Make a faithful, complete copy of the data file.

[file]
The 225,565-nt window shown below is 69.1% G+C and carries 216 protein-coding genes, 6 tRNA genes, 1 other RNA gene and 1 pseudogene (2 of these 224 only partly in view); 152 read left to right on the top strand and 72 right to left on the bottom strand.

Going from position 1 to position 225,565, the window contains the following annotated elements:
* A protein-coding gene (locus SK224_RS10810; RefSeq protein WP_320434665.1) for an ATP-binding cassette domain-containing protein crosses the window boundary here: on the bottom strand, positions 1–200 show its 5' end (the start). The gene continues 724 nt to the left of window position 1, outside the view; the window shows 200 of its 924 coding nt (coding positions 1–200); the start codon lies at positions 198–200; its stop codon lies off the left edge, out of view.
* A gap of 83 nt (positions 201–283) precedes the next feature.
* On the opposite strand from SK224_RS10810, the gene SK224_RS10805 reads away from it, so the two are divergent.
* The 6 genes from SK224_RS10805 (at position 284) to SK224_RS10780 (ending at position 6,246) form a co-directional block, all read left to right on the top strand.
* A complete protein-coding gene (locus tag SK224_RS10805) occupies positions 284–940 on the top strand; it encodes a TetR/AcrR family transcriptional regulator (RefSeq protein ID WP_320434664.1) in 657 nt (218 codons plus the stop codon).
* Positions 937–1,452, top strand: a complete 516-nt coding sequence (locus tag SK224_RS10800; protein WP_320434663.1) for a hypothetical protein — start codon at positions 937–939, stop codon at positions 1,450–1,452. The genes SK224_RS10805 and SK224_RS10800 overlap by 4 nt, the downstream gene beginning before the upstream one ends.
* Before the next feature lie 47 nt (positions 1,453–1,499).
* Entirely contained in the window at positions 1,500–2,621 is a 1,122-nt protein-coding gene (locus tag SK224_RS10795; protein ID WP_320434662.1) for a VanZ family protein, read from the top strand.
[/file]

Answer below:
The 225,565-nt window shown below is 69.1% G+C and carries 216 protein-coding genes, 6 tRNA genes, 1 other RNA gene and 1 pseudogene (2 of these 224 only partly in view); 152 read left to right on the top strand and 72 right to left on the bottom strand.

Going from position 1 to position 225,565, the window contains the following annotated elements:
* A protein-coding gene (locus SK224_RS10810; RefSeq protein WP_320434665.1) for an ATP-binding cassette domain-containing protein crosses the window boundary here: on the bottom strand, positions 1–200 show its 5' end (the start). The gene continues 724 nt to the left of window position 1, outside the view; the window shows 200 of its 924 coding nt (coding positions 1–200); the start codon lies at positions 198–200; its stop codon lies off the left edge, out of view.
* A gap of 83 nt (positions 201–283) precedes the next feature.
* On the opposite strand from SK224_RS10810, the gene SK224_RS10805 reads away from it, so the two are divergent.
* The 6 genes from SK224_RS10805 (at position 284) to SK224_RS10780 (ending at position 6,246) form a co-directional block, all read left to right on the top strand.
* A complete protein-coding gene (locus tag SK224_RS10805) occupies positions 284–940 on the top strand; it encodes a TetR/AcrR family transcriptional regulator (RefSeq protein ID WP_320434664.1) in 657 nt (218 codons plus the stop codon).
* Positions 937–1,452, top strand: a complete 516-nt coding sequence (locus tag SK224_RS10800; protein WP_320434663.1) for a hypothetical protein — start codon at positions 937–939, stop codon at positions 1,450–1,452. The genes SK224_RS10805 and SK224_RS10800 overlap by 4 nt, the downstream gene beginning before the upstream one ends.
* Before the next feature lie 47 nt (positions 1,453–1,499).
* Entirely contained in the window at positions 1,500–2,621 is a 1,122-nt protein-coding gene (locus tag SK224_RS10795; protein ID WP_320434662.1) for a VanZ family protein, read from the top strand.